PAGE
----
The by-line of this blog is ‘Ideas for simple living, saving money and being well’ and I feel that recently I haven’t talked enough about being well. With that in mind I decided that I would introduce you to Dr Rangan Chatterjee. Dr Chatterjee is a general practitioner (GP), and you may know him from the BBC One series ‘Dr in the House’. The basic format of the programme was that he would stay with people who were suffering certain medical conditions, which were often caused by their lifestyle. Once he had made his assessment he would then ‘prescribe’ certain activities, foods and therapies in order to treat their conditions. I really liked the approach that he took, looking at the causes of the medical problems rather than just treating the symptoms and helping people to make permanent lifestyle changes to address their difficulties.
I then started following his podcast in which he interviews people from all areas of the wellbeing spectrum, from other doctors to sleep experts and chefs. His interviews often lead me to discover some really interesting individuals and then I can explore their ideas and maybe even buy their books.
Dr Chatterjee has himself written two books. So far, I have only read one, ‘The Four Pillar Plan’. This is an affiliate link (my first one), so if you click on here and purchase the book I will get some money. Alternatively, do as I did and get it out of the library, but if you decide to buy a copy it would be nice if you remember where you heard about it first.
According to him ‘The Four Pillar Plan’ tells you how to:
‘Relax, eat, move and sleep your way to a longer, healthier and happier life. This book is the solution to help you feel better than you ever have before.’
This is a pretty steep promise, but I do think that it lives up to it. The book gives lots of simple and easy-to-implement advice about how to make small changes to your life in order to see big improvements to your health. I got it out of the library at first, but liked it so much that I decided to buy it. I thought that I would take you through the four chapters – relax, eat, move and sleep – over my next few blog posts to give you some tips on how you can improve these areas of your life.
So here goes….
According to Dr Chatterjee the health problems of the majority of patients that he sees are driven entirely by their lifestyle. The source of their problem is the way they’re choosing to live and their conditions are often exacerbated by the fact that they’re very busy. In order to address this he suggests the following:
Regular Me Time
Every day, for at least 15 minutes, enjoy some time for you. It must not be an activity that involves any electronic device. Examples of phone-free me-time you might consider are:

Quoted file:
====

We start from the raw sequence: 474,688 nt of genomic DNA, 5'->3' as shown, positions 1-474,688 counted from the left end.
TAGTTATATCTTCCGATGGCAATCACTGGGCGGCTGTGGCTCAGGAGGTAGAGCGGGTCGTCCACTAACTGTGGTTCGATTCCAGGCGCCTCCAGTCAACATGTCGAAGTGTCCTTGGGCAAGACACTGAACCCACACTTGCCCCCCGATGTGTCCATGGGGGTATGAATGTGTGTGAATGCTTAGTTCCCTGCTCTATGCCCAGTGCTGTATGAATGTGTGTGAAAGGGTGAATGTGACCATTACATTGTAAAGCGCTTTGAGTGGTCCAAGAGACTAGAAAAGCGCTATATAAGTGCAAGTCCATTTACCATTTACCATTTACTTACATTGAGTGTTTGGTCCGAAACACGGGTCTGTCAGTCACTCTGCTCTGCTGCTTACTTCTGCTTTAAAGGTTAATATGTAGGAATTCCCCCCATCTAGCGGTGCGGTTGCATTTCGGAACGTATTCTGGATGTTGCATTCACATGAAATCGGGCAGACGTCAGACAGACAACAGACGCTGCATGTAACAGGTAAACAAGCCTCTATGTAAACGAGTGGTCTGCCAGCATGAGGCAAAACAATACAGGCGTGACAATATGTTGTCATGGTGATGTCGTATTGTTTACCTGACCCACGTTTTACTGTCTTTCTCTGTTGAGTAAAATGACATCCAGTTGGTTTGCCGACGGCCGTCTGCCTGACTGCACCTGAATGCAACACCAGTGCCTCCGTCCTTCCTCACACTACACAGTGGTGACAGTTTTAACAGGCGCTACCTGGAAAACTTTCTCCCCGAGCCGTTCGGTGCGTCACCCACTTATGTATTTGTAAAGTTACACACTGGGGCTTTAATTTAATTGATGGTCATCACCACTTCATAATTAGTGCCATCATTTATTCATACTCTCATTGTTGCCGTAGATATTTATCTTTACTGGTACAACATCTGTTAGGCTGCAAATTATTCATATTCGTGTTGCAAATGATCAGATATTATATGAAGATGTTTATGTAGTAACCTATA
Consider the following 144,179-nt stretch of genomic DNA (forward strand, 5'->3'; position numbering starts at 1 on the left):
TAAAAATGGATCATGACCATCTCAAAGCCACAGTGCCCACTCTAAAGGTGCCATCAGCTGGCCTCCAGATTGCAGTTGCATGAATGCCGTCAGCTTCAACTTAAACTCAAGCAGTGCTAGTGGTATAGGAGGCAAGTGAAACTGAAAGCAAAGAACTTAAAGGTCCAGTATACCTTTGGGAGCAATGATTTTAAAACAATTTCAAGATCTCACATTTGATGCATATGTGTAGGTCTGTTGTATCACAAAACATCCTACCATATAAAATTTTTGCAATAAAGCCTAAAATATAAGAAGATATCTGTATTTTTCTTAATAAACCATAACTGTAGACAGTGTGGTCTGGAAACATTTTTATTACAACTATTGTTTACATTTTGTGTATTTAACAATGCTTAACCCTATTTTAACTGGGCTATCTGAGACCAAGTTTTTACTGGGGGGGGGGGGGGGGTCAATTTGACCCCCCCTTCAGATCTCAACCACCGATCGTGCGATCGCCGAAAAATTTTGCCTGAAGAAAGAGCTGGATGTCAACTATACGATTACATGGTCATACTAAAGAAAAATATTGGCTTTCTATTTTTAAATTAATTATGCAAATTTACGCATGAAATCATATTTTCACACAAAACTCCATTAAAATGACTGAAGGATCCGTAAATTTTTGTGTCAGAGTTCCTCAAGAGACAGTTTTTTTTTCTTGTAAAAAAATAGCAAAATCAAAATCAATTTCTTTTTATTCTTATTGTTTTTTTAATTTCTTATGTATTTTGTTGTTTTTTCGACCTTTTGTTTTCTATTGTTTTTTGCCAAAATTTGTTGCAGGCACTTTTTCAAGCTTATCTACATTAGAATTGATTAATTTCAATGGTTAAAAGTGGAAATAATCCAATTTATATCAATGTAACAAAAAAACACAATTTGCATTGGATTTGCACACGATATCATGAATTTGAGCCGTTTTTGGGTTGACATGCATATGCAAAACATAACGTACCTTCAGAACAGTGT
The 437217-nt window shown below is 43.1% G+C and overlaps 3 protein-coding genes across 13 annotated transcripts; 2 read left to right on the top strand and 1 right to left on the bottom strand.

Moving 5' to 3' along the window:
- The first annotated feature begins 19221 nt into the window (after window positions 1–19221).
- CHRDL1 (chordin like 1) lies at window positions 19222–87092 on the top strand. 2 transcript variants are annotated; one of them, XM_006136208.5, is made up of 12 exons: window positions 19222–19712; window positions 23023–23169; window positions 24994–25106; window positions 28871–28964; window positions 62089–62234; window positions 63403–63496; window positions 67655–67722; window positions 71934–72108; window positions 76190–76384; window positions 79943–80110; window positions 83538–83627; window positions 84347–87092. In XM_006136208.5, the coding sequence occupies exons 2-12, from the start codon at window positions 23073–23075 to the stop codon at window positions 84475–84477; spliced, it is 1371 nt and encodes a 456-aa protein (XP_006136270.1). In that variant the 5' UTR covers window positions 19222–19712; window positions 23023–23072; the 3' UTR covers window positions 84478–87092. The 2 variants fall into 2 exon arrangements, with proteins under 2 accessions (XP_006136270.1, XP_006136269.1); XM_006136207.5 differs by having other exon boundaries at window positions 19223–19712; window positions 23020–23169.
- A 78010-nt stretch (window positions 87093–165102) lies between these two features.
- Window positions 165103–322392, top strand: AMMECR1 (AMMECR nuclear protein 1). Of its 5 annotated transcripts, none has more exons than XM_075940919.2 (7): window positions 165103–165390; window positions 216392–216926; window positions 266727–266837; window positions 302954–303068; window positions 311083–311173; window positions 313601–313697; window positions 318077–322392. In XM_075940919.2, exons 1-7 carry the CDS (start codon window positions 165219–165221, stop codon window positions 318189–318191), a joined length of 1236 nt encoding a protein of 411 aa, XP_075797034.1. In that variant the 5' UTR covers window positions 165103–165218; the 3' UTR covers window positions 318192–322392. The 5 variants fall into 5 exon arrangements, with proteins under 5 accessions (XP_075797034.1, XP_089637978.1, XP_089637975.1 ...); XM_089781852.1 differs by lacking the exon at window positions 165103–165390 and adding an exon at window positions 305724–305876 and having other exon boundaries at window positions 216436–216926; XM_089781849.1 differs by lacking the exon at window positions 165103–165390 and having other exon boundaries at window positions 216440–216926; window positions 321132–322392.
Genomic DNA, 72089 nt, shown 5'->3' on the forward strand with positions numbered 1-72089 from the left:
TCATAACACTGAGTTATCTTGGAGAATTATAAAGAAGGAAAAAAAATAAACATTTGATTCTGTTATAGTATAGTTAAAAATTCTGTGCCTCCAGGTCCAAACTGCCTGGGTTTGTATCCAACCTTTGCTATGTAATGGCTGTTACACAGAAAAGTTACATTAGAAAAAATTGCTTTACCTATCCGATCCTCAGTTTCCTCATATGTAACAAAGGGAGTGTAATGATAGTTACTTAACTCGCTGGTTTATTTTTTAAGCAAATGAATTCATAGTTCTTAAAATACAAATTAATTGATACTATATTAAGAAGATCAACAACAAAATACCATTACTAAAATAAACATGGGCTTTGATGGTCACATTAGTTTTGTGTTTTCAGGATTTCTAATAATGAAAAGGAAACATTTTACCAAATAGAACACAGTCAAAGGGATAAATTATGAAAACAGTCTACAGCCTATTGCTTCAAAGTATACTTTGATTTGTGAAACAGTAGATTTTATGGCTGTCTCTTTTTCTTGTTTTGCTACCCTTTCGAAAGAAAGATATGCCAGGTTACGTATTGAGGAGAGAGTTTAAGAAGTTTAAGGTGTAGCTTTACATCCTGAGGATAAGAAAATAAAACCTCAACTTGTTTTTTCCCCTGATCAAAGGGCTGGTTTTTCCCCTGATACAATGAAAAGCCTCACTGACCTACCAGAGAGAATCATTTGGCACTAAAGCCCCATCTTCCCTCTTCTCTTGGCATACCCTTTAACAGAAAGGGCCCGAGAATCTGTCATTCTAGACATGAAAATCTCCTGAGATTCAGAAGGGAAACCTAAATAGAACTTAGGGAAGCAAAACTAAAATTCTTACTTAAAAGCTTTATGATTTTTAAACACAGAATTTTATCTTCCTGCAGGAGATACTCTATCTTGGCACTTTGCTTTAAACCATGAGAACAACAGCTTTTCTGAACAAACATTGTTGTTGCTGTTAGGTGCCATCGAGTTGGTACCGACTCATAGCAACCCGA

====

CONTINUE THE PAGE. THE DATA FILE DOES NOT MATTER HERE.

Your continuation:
- Having a bath
- Going for a walk
- Sitting in a café having a drink
- Sitting on a park bench relaxing
- Reading a magazine
- Reading a book
- Playing music
- Cooking with your favourite album playing, or in silence
Keep a gratitude journal
This is a popular tool which I have come across in a lot of literature. Dr Chatterjee suggests that every night before you go to sleep, you write a list of all the things that have gone well for you that day and what you’re grateful for. He believes that this can be really effective at changing your thoughts to a more positive outlook.
Practise stillness every day
I have written about the benefits of meditation before, but that can seem quite daunting. Here Dr Chatterjee has some very simple and easy suggestions for creating a small period of calm in one’s day. He recommends making time to practise stillness for at least five minutes daily. A simple way to create a similar state of mind to that of meditation is through simple breathing exercises. He says that when your out-breath is longer than your in-breath, you activate the parasympathetic nervous system, which you can think of as your relaxation mode.
Stillness interventions you might think of trying:
- Deep breathing
- Yoga breathing practices such as breathing in through left nostril for four, holding for four and breathing out through the right
- 3-4-5 breathing: breath in for 3 seconds, hold for 4 seconds and breathe out for 5 seconds.
- Five minutes of colouring in
Reclaim your dining table
Dr Chatterjee states that in the last few years the importance of social connection to physical health has started to become clear. In order to increase our social time with loved ones he recommends eating one meal a day at the table, in company, without your devices. He believes that we’ve evolved as tribal creatures living happily in large groups so the brain interprets social isolation as a major problem. Apparently the levels of the stress hormone cortisol tend to be higher in lonely people, so we need to make more social connections with others.
There we have it, chapter one. How do you relax? I find cooking, listening to my favourite comedies on the radio or pottering in the garden are times when I can forget about my work day and feel relaxed.
Let me know your thoughts on his recommendations or maybe try a few of his suggestions and see how you get on. I think in our busy world we all need to find time to relax or and to make the most of the time that we do have to cut off from the pressures of the day.